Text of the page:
4. Rest 2–3 minutes between sets. Maybe even more just before your heaviest set.
  5. If you can’t do at least 3 reps of pull-ups, substitute the exercise with lat pulldowns until you can.

What about the Abs? Or Arms?

The exercises outlined above will train most of your body’s major muscle groups, but you are free to add finishing touches if you want to. Add in an ab exercise or an arm exercise in the end of each workout, for instance. Check out our training guides for abs, biceps, and triceps for inspiration.

However, make sure that the extra fluff you add don’t distract you from what is most important: getting stronger in the compound lifts.

Would You Like to Increase the Training Volume?

This is a minimalistic program, designed to give you a lot of bang for your training buck. After you’ve been training for some time (a couple of years, perhaps), you will likely need to increase your training volume if you wish to increase your strength and muscle mass further.

One way to increase your volume is to switch to our upper/lower body program, where you will be training four times per week: two upper body and two lower body workouts.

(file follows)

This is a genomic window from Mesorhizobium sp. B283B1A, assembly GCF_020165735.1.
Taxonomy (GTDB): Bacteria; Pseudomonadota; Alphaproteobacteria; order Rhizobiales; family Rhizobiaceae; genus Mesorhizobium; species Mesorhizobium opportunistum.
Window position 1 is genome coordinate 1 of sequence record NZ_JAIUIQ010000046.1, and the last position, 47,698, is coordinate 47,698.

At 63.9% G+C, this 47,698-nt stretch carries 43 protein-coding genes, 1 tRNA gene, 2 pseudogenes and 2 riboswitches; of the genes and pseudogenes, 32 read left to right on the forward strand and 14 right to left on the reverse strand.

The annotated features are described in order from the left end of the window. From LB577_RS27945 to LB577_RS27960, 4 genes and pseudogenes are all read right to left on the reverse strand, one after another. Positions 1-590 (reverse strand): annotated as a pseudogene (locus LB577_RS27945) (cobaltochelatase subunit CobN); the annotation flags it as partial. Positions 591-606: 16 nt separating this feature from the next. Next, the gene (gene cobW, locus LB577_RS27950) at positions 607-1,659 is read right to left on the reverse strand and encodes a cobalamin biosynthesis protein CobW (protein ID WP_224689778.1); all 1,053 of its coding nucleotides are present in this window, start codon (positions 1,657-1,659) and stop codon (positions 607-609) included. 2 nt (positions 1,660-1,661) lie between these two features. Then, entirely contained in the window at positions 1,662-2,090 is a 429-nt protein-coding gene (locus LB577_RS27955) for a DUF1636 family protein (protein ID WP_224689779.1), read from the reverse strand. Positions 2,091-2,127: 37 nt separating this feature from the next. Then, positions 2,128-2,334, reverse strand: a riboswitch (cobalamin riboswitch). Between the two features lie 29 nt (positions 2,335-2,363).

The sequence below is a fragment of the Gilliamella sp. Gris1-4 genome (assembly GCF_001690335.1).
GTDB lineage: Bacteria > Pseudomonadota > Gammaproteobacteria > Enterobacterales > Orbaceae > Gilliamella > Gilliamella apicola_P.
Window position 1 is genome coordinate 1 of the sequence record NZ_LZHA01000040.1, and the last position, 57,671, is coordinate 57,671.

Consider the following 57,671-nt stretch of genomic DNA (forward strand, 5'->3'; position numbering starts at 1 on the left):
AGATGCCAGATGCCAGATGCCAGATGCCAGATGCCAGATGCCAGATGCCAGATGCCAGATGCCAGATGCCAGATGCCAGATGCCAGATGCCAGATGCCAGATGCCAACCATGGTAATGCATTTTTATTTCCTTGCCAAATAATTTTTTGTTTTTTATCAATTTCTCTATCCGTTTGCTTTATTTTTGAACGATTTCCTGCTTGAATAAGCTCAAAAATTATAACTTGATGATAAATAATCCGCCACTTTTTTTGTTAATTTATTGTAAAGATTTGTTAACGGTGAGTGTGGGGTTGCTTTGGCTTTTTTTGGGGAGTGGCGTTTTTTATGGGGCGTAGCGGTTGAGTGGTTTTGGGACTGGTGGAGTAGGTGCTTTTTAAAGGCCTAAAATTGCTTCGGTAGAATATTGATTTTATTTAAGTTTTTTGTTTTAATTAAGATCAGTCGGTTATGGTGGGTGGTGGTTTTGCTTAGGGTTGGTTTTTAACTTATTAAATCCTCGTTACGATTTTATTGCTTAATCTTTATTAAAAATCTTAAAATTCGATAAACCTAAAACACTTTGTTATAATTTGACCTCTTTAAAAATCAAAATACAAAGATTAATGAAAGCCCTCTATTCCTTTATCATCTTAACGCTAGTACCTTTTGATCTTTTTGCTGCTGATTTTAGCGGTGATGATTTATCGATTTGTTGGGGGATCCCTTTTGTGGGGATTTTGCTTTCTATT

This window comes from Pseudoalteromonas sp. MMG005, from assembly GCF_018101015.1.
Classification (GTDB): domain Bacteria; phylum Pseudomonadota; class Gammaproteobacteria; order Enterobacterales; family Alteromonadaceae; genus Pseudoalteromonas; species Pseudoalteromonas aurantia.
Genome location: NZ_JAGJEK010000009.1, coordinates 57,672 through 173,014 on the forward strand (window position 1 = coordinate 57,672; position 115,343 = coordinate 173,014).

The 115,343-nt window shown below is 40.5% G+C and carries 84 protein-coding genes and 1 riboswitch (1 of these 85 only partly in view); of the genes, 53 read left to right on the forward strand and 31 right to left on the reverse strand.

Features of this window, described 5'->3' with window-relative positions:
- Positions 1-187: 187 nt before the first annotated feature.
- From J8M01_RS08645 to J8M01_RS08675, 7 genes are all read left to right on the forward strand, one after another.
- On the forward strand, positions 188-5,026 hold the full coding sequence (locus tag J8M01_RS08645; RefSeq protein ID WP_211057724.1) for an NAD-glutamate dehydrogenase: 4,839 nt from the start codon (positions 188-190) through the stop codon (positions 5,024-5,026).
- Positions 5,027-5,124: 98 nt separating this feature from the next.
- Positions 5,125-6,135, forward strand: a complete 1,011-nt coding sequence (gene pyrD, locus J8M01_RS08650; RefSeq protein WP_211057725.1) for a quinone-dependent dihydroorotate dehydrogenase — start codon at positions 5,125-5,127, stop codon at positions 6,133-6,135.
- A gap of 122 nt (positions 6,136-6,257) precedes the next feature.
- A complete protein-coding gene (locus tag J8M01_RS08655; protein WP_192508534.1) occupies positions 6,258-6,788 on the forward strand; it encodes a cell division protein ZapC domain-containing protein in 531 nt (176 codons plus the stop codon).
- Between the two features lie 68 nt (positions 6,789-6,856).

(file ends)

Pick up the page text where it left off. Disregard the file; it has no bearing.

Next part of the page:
Or, if you want to delve deeper into the sport of powerlifting, our program Powerlifting Polka might be just what you need. No more quick workouts there, I guarantee you.

However, the minimalistic routine outlined above is still an extremely productive way to spend your time in the gym. It could fit great for the time-pressed intermediate lifter, or as a way to get back into training after a lay-off.

If you’ve been training with higher volumes but have been stuck at a plateu for some time, this program might help you blaze a new trail and hit some rep PR’s by the virtue of tapering and peaking. Then you can return to your previous high training volume routine, but with some of your mental limitations moved. Also, it might show you if you perhaps have been training with unnecessary high volume.

I hope you’ll enjoy the program, and good luck with your training!